Before the interstate highway system and the dominance of corporate-owned hotel chains, small privately-owned motels peppered the American rural landscape. With the birth U.S. Route 66, mobile Americans increased traffic on the highway, giving rise to mom-and-pop businesses, such as service stations, restaurants, and of course the motor lodge.
In the 50s and 60s, motor tourism reached new heights. Manitou Springs, Colorado became a popular recreational and tourist destination with easy access to Pike’s Peak Railway that rises to the top of Pikes Peak at 14,110 ft. A former health destination for people suffering from tuberculosis during the early 1900s, Manitou still offers residents and tourists alike clean mountain air, mineral spring waters, and breathtaking mountain views.
Manitou Avenue, the primary arterial into Manitou Springs, became motel row. Surprisingly, many of these motels are still open for business today. One such establishment is the Park Row Lodge, built in the 1960s. Its flat roof and close-to-the-ground profile with minimal exterior decoration typify the commercial California ranch-style architecture of the day.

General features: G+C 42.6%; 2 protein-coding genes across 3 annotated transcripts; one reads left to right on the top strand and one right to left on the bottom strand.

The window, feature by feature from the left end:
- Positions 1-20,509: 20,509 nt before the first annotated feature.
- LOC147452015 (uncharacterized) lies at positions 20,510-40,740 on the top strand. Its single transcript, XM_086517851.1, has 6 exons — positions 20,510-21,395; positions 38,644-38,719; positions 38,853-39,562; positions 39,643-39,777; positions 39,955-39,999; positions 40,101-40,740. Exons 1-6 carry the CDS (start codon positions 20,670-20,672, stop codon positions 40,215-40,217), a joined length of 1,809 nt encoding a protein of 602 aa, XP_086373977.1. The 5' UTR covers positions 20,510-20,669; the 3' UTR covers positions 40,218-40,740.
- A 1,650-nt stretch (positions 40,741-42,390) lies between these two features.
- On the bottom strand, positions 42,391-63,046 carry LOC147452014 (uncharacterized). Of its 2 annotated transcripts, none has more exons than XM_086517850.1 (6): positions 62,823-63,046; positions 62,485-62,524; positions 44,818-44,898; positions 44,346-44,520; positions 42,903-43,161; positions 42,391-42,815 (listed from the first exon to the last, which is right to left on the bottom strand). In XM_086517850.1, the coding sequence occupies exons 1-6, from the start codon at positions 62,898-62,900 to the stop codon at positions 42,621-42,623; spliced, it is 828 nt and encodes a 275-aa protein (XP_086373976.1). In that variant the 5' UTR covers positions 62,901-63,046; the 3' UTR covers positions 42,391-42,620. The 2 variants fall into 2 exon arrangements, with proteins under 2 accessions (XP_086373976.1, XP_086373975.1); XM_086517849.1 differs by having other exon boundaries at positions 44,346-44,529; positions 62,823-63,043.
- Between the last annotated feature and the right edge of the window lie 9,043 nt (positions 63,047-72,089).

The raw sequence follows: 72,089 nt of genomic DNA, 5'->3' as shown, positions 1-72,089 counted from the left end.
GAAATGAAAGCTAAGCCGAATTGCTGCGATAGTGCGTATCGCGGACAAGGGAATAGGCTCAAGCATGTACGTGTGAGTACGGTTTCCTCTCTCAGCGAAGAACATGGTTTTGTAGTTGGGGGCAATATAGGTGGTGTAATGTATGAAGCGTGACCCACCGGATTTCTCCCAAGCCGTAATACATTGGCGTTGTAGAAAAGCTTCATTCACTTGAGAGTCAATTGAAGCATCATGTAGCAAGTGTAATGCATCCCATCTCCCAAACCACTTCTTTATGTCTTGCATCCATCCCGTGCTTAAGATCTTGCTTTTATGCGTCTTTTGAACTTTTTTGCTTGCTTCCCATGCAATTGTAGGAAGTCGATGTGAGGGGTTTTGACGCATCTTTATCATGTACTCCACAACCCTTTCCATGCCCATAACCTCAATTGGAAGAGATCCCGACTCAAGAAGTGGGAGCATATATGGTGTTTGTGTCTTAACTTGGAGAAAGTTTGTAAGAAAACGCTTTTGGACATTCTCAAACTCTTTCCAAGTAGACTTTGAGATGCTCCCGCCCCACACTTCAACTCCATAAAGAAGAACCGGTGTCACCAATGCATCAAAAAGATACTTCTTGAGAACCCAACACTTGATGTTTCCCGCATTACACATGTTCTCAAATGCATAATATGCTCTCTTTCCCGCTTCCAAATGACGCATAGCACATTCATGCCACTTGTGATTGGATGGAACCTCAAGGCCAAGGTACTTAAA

I tried my hand at photo-manipulation, turning my 7-exposure HDR photo of Park Row Lodge into a faded postcard image from a bygone era, circa 1967. For grins, I’m offering a giveaway challenge to my readers. There’s a $25 iTunes gift card in the offing to the first commenter who can find at least three anachronisms—an error in chronology; objects that are out of place and time. There is also one not-so-obvious, but erroneous element that a postal worker would surely discover. Find at least three anachronisms and the postal mistake, and the iTunes card is yours! In the case of duplicate submissions, the correct submission with the earliest time stamp will be awarded the prize. Hint: all of the clues are found on the fictitious postcard. I recommend using Google for some historical fact-checking. For a larger view, please click on the photo. Have fun!